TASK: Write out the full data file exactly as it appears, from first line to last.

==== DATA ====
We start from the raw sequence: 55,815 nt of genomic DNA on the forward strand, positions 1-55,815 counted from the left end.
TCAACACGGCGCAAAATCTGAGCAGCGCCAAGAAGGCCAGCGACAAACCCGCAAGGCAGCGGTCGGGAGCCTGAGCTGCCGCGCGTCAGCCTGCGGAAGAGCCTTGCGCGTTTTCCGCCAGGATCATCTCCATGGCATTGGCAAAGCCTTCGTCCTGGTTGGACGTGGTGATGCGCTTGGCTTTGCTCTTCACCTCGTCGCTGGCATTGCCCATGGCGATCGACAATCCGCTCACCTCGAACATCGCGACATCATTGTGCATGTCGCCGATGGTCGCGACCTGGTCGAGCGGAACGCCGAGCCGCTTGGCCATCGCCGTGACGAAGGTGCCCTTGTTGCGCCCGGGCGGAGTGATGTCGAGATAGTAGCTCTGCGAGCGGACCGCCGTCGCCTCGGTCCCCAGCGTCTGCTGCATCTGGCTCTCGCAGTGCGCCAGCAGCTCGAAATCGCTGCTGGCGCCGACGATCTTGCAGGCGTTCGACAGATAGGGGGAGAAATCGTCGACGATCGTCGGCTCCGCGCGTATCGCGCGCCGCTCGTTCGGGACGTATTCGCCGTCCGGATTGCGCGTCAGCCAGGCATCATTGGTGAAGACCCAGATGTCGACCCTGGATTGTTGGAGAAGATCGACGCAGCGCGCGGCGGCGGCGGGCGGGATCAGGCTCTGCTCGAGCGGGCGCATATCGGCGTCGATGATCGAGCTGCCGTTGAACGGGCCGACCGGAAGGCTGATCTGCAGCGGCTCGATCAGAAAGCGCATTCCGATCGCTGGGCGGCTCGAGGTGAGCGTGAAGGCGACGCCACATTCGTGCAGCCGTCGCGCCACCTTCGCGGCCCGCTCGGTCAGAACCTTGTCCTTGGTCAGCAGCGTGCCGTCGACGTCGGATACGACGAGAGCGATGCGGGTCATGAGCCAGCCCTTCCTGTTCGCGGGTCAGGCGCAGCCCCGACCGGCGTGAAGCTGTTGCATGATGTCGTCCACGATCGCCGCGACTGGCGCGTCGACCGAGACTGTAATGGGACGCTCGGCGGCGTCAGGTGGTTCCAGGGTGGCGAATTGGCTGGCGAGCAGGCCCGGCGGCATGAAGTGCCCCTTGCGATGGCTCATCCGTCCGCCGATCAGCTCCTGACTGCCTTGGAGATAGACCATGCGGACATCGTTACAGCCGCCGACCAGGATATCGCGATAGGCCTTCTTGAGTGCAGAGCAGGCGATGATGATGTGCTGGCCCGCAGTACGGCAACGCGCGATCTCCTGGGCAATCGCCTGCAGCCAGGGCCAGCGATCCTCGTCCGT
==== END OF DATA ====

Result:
We start from the raw sequence: 55,815 nt of genomic DNA on the forward strand, positions 1-55,815 counted from the left end.
TCAACACGGCGCAAAATCTGAGCAGCGCCAAGAAGGCCAGCGACAAACCCGCAAGGCAGCGGTCGGGAGCCTGAGCTGCCGCGCGTCAGCCTGCGGAAGAGCCTTGCGCGTTTTCCGCCAGGATCATCTCCATGGCATTGGCAAAGCCTTCGTCCTGGTTGGACGTGGTGATGCGCTTGGCTTTGCTCTTCACCTCGTCGCTGGCATTGCCCATGGCGATCGACAATCCGCTCACCTCGAACATCGCGACATCATTGTGCATGTCGCCGATGGTCGCGACCTGGTCGAGCGGAACGCCGAGCCGCTTGGCCATCGCCGTGACGAAGGTGCCCTTGTTGCGCCCGGGCGGAGTGATGTCGAGATAGTAGCTCTGCGAGCGGACCGCCGTCGCCTCGGTCCCCAGCGTCTGCTGCATCTGGCTCTCGCAGTGCGCCAGCAGCTCGAAATCGCTGCTGGCGCCGACGATCTTGCAGGCGTTCGACAGATAGGGGGAGAAATCGTCGACGATCGTCGGCTCCGCGCGTATCGCGCGCCGCTCGTTCGGGACGTATTCGCCGTCCGGATTGCGCGTCAGCCAGGCATCATTGGTGAAGACCCAGATGTCGACCCTGGATTGTTGGAGAAGATCGACGCAGCGCGCGGCGGCGGCGGGCGGGATCAGGCTCTGCTCGAGCGGGCGCATATCGGCGTCGATGATCGAGCTGCCGTTGAACGGGCCGACCGGAAGGCTGATCTGCAGCGGCTCGATCAGAAAGCGCATTCCGATCGCTGGGCGGCTCGAGGTGAGCGTGAAGGCGACGCCACATTCGTGCAGCCGTCGCGCCACCTTCGCGGCCCGCTCGGTCAGAACCTTGTCCTTGGTCAGCAGCGTGCCGTCGACGTCGGATACGACGAGAGCGATGCGGGTCATGAGCCAGCCCTTCCTGTTCGCGGGTCAGGCGCAGCCCCGACCGGCGTGAAGCTGTTGCATGATGTCGTCCACGATCGCCGCGACTGGCGCGTCGACCGAGACTGTAATGGGACGCTCGGCGGCGTCAGGTGGTTCCAGGGTGGCGAATTGGCTGGCGAGCAGGCCCGGCGGCATGAAGTGCCCCTTGCGATGGCTCATCCGTCCGCCGATCAGCTCCTGACTGCCTTGGAGATAGACCATGCGGACATCGTTACAGCCGCCGACCAGGATATCGCGATAGGCCTTCTTGAGTGCAGAGCAGGCGATGATGATGTGCTGGCCCGCAGTACGGCAACGCGCGATCTCCTGGGCAATCGCCTGCAGCCAGGGCCAGCGATCCTCGTCCGT